The latest edition of Black Clock, CalArts' literary journal, will hit bookstores on Black Friday (Nov. 27). The biannual magazine, edited by Steve Erickson, novelist, critic and member of CalArts MFA Writing Program faculty, is dedicated to fiction, poetry and creative essays that explore the "frontier territory of constructive anarchy."
The upcoming issue (No. 11) features a number of prominent authors such as Joanna Scott, Chris Abani and Susan Straight, and introduces a number of new new voices.
An overview of the content:
In Richard Powers’ “Over the Limit,” freely adapted from his just published novel, a young African woman genetically predisposed to happiness stands at the nexus of a brilliant, narcissistic scientist and the discontented moderator of a TV news magazine. In Rob Roberge’s “Stooge” and Lou Mathews’ “Hollywoodski,” Vegas drug deals go bad and drunken Tinseltown conversations run wild, and in Antonia Crane’s “Rosebud,” a self-designated “sexual outlaw” and stripper looking to retire gets caught up in the intrigues of an aging decadent Hollywood couple. In “This Is How the Past Turns Up,” Greil Marcus charts one of his patently revelatory longitudes between Barack Obama’s election-night victory speech, the fiction of Philip Roth, and Sam Cooke’s perennial contender for the greatest record of all time, “A Change Is Gonna Come.”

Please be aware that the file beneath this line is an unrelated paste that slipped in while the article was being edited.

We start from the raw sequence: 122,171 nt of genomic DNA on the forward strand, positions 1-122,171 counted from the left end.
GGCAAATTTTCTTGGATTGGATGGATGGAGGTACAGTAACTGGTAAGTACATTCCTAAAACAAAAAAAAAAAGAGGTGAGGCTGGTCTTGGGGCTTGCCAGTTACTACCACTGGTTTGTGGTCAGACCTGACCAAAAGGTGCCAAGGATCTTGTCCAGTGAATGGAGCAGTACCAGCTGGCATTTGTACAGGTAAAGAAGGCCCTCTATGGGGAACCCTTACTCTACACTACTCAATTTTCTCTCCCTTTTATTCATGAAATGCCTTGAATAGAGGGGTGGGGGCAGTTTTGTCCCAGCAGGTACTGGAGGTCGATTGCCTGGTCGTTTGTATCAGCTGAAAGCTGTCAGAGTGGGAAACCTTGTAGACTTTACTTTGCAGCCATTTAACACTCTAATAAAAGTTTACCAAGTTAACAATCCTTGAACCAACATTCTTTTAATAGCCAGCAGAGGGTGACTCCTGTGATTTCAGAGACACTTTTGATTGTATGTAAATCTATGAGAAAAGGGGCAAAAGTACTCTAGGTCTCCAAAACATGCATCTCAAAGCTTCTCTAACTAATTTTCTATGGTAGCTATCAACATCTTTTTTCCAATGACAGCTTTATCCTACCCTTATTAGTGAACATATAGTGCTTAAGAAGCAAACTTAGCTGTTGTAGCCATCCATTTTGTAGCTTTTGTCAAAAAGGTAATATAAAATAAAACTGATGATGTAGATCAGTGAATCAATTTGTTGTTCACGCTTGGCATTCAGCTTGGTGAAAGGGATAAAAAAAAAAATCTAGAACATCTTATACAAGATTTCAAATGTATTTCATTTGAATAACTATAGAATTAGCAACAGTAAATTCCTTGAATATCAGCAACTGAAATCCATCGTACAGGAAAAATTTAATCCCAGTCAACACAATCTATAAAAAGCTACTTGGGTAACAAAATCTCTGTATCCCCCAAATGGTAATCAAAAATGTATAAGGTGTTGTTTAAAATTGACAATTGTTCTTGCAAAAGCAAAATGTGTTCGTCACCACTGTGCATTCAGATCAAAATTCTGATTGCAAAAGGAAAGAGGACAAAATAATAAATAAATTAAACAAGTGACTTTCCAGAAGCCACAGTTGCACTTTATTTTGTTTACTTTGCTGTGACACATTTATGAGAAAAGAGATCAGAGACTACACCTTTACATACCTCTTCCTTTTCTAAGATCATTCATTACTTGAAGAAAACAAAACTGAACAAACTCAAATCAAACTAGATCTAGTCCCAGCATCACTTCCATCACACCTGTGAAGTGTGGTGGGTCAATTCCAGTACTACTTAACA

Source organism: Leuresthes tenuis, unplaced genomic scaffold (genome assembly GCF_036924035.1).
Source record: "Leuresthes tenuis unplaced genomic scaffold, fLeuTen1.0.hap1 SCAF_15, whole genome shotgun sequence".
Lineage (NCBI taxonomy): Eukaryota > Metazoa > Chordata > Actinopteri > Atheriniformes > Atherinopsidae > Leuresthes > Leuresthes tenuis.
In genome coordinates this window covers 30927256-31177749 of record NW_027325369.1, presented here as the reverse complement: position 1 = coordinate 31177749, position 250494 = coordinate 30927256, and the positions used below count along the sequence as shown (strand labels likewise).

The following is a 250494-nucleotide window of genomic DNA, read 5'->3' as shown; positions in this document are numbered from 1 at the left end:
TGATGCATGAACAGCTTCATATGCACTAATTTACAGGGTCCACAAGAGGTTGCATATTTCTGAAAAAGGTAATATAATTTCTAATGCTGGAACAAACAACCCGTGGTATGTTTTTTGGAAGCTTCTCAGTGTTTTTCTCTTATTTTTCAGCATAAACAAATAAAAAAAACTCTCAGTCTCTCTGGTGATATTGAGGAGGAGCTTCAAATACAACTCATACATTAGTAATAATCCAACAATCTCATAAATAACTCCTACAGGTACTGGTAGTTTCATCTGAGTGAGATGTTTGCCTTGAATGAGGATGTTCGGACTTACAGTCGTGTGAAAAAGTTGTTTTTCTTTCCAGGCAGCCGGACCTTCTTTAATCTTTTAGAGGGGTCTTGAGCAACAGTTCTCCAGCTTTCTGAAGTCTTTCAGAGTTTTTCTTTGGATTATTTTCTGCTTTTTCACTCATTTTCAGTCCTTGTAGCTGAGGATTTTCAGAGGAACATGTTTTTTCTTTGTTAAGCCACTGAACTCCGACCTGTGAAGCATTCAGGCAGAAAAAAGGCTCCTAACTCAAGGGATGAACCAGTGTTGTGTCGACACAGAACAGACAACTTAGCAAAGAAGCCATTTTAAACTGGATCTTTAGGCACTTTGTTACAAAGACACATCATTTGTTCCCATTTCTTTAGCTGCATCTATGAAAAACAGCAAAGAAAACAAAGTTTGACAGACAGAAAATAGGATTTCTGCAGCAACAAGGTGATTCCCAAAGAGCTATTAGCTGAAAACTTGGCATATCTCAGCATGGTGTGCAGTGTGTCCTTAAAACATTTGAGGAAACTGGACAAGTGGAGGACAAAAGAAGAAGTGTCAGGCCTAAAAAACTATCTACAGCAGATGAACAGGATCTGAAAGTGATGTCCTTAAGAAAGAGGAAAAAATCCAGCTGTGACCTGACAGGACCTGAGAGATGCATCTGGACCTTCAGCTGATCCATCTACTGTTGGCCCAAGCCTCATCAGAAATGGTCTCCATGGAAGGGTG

To celebrate the release of Black Clock 11, there will be a reading of selected works at MOCA on Sunday, Dec. 6 at 4 pm by contributors Rob Roberge, Chris Abani, Veronica Gonzalez and Michaele Simmering. The event is free, and all are welcome to attend.
Black Clock is published semi-annually by the CalArts MFA Writing Program. A one-year subscription (two issues): $20. Single issue cover price: $13. To subscribe, consult Black Clock subscription agent fictionondemand.com.